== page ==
Secondaries Investor has been in the Big Apple this week talking to market participants. Here’s how things look from North America.
1 LP side letters are eating away at secondaries funds’ dealflow
Limited partners are increasingly giving their secondaries managers side letters – customised agreements altering the terms of governing documents – which can include lists of funds they’d like to buy into and asking managers to show them deals that arise. As recently as five years ago, secondaries firms and funds of funds were only competing with other dedicated buyers, but now LPs are making the landscape more competitive.
“Everyone wants to do secondaries now,” a managing director at one investment firm told me. “Every fund of funds, every insurance company, every pension fund, every family office has a side letter saying they want to see secondaries, as well as co-investments.”
2 Greater diversification in portfolios is pushing pricing higher
In recent years, most portfolios holding between 10 and 20 funds would be broken up among as many as five buyers. In the last 12 to 18 months, the same portfolios have been bought by a single buyer who is willing to pay more for greater diversity and lower risk, according to Phil Tsai, global head of secondaries advisory at UBS.
Greater diversification also means it’s easier for potential buyers to use acquisition financing, Tsai said. This is driving higher pricing.
3 The advisory space is becoming more crowded
Advisors in the larger end of the market have been busy grabbing and defending market share, and the lower end, which traditionally had lower barriers to entry, is becoming more sophisticated. New entrants to this space have to bring a different level of expertise to the table, Shawn Schestag, who leads advisory firm and placement agent Sixpoint Partners’ secondaries business, told me.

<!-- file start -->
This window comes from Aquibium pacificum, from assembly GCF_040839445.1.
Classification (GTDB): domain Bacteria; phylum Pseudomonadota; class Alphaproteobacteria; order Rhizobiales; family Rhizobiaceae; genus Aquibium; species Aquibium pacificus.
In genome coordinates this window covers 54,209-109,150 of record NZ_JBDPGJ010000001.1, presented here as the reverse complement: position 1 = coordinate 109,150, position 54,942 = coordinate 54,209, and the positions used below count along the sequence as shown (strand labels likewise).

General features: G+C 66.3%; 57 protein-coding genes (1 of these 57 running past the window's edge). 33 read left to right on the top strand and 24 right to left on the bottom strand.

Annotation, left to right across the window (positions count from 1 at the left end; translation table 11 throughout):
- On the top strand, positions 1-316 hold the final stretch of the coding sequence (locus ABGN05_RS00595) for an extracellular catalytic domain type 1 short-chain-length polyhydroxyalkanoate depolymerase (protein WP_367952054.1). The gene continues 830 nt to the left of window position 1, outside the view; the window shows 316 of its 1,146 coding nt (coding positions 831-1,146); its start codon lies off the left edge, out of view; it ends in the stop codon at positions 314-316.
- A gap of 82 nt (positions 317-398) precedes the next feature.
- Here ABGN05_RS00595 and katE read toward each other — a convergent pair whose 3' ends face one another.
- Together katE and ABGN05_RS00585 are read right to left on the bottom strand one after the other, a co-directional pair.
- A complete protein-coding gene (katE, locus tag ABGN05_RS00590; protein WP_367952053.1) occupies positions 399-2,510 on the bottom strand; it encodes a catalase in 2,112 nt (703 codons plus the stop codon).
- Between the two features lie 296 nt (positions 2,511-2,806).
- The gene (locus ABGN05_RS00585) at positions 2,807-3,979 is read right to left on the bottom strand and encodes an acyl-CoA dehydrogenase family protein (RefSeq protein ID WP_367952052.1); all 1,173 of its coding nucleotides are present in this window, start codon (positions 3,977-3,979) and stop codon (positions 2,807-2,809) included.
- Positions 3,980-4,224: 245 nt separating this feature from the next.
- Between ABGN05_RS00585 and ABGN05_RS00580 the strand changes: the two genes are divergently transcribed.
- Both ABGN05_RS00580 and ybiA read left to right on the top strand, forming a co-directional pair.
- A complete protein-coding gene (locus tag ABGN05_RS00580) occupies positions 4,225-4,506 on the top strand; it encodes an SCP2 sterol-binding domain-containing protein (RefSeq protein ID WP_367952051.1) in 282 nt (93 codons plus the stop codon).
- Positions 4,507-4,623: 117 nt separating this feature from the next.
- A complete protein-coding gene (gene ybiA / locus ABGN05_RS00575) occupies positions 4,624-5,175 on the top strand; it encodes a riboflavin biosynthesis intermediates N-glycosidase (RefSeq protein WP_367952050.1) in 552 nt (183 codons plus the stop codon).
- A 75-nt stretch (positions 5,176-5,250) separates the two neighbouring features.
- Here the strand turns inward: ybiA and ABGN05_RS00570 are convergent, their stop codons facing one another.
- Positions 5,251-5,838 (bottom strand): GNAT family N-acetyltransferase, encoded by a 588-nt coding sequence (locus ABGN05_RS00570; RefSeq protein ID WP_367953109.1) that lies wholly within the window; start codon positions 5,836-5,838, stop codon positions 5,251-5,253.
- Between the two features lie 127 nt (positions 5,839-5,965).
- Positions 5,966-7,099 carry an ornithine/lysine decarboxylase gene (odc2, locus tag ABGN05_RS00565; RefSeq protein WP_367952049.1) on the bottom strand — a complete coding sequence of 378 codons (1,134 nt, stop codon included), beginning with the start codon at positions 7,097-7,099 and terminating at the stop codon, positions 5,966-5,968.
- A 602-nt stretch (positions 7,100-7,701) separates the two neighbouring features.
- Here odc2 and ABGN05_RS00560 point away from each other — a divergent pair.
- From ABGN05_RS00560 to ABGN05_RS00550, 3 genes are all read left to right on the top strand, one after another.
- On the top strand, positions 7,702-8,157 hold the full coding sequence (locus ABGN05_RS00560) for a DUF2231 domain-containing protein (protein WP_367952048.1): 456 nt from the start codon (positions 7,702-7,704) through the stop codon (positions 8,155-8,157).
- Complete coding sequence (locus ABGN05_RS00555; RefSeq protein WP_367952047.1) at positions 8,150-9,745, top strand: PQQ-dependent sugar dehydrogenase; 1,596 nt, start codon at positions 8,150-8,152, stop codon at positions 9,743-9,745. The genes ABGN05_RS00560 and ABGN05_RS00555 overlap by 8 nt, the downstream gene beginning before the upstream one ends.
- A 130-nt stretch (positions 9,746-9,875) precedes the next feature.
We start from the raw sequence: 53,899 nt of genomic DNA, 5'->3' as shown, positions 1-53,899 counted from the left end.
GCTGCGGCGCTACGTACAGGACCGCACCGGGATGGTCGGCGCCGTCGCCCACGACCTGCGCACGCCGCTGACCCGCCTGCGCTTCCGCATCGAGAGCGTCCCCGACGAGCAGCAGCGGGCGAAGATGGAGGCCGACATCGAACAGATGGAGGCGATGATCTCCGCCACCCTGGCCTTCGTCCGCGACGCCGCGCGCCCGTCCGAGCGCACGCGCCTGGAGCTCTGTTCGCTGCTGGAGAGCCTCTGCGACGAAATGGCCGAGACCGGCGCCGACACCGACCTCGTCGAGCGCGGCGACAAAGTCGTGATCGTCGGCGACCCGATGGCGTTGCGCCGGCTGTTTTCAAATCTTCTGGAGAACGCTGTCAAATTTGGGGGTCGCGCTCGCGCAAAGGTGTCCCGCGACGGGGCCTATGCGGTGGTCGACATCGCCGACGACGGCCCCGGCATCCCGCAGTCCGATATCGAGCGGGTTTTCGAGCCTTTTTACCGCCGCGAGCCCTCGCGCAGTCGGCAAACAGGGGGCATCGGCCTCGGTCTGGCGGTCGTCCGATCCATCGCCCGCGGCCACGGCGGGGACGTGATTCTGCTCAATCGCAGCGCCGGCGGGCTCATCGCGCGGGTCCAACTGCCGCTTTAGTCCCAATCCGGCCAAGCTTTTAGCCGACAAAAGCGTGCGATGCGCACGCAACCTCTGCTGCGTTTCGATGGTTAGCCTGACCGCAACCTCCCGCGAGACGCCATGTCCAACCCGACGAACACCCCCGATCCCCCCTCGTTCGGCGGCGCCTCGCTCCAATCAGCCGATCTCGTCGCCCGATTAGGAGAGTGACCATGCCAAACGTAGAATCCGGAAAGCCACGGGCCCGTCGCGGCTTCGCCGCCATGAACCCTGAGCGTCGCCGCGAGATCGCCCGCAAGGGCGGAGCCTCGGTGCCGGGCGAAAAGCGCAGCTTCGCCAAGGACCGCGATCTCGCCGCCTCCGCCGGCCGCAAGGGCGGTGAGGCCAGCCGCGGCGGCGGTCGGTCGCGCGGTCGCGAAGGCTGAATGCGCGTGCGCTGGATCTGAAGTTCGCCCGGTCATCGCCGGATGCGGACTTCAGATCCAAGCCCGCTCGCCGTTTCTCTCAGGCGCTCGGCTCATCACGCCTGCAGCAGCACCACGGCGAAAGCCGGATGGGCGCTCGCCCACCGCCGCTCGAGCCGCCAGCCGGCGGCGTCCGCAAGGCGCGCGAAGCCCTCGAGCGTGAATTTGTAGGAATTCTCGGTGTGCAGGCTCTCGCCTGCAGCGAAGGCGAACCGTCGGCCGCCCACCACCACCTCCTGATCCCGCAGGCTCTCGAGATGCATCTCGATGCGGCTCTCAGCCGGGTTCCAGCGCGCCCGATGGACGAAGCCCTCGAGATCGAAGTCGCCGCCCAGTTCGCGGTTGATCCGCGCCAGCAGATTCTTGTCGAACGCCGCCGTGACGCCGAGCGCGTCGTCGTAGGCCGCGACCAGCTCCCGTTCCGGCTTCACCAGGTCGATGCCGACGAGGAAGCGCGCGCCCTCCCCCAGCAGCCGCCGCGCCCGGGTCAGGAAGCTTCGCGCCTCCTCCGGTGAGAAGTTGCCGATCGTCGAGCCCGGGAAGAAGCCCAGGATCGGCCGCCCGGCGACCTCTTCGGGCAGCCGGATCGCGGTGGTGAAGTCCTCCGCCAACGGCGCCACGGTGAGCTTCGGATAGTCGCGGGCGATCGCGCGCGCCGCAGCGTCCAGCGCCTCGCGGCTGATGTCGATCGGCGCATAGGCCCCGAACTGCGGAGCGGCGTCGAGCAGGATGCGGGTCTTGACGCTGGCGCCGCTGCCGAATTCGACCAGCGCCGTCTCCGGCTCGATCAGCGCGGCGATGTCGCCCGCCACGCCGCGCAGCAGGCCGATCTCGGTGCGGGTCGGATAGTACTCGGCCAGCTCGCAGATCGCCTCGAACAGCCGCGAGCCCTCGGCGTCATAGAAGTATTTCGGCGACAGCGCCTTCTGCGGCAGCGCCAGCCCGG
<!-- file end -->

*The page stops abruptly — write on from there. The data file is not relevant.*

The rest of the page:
4 The line between buyers and sellers is blurring
As we recently detailed, secondaries players were traditionally sellers or buyers, but that’s changing. Most of the active dedicated secondaries buyers have sold interests in the market over the last few years, including big name traditional buyers such as Blackstone’s Strategic Partners as well as firms like Ardian, which has previously signalled it prefers to hold stakes to maximise value.
5 Now is a tough time to do deals
“For any professional investor, this is a more difficult moment than any we’ve experienced,” Joe Baratta, global head of private equity at Blackstone, said at an industry conference I attended on Tuesday. Secondaries investors I spoke to echoed these sentiments, adding high valuations, abundant dry powder and sellers wanting lower paper discounts made deals tougher to do.
Sources also said cheap leverage amid record low interest rates was making it challenging for buyers such as sovereign wealth funds or pensions, which may not be able to use financing, to remain competitive.
So how are buyers getting their deals done?
“You really need to be on top of situations, react quickly, know the assets and GPs well, have existing access and information, know how to use structuring and be creative and have experience closing deals,” one of the sources said.
What trends or types of deals are you seeing in North America that are yet to hit the European and Asian markets? Let me know: email@example.com